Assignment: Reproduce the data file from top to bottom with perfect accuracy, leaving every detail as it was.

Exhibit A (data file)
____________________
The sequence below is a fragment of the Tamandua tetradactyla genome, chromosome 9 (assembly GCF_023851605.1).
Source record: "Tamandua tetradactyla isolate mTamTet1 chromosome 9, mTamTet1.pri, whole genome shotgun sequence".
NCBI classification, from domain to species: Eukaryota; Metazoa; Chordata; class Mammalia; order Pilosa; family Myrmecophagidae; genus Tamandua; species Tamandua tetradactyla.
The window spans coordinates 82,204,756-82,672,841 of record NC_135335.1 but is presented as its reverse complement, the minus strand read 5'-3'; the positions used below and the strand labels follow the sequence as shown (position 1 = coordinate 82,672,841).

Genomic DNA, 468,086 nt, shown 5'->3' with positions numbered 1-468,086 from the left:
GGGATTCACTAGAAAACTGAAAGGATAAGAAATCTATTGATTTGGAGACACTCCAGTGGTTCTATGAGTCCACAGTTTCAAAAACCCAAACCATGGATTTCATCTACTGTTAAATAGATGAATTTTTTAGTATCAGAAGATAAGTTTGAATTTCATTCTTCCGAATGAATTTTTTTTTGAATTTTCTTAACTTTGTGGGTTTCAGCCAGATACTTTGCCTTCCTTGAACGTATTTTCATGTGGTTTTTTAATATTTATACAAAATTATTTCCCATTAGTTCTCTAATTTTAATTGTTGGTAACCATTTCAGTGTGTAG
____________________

The sequence below is a fragment of the Tamandua tetradactyla genome, chromosome 9 (assembly GCF_023851605.1).
Source record: "Tamandua tetradactyla isolate mTamTet1 chromosome 9, mTamTet1.pri, whole genome shotgun sequence".
NCBI classification, from domain to species: Eukaryota; Metazoa; Chordata; class Mammalia; order Pilosa; family Myrmecophagidae; genus Tamandua; species Tamandua tetradactyla.
The window spans coordinates 82,204,756-82,672,841 of record NC_135335.1 but is presented as its reverse complement, the minus strand read 5'-3'; the positions used below and the strand labels follow the sequence as shown (position 1 = coordinate 82,672,841).

Genomic DNA, 468,086 nt, shown 5'->3' with positions numbered 1-468,086 from the left:
GGGATTCACTAGAAAACTGAAAGGATAAGAAATCTATTGATTTGGAGACACTCCAGTGGTTCTATGAGTCCACAGTTTCAAAAACCCAAACCATGGATTTCATCTACTGTTAAATAGATGAATTTTTTAGTATCAGAAGATAAGTTTGAATTTCATTCTTCCGAATGAATTTTTTTTTGAATTTTCTTAACTTTGTGGGTTTCAGCCAGATACTTTGCCTTCCTTGAACGTATTTTCATGTGGTTTTTTAATATTTATACAAAATTATTTCCCATTAGTTCTCTAATTTTAATTGTTGGTAACCATTTCAGTGTGTAG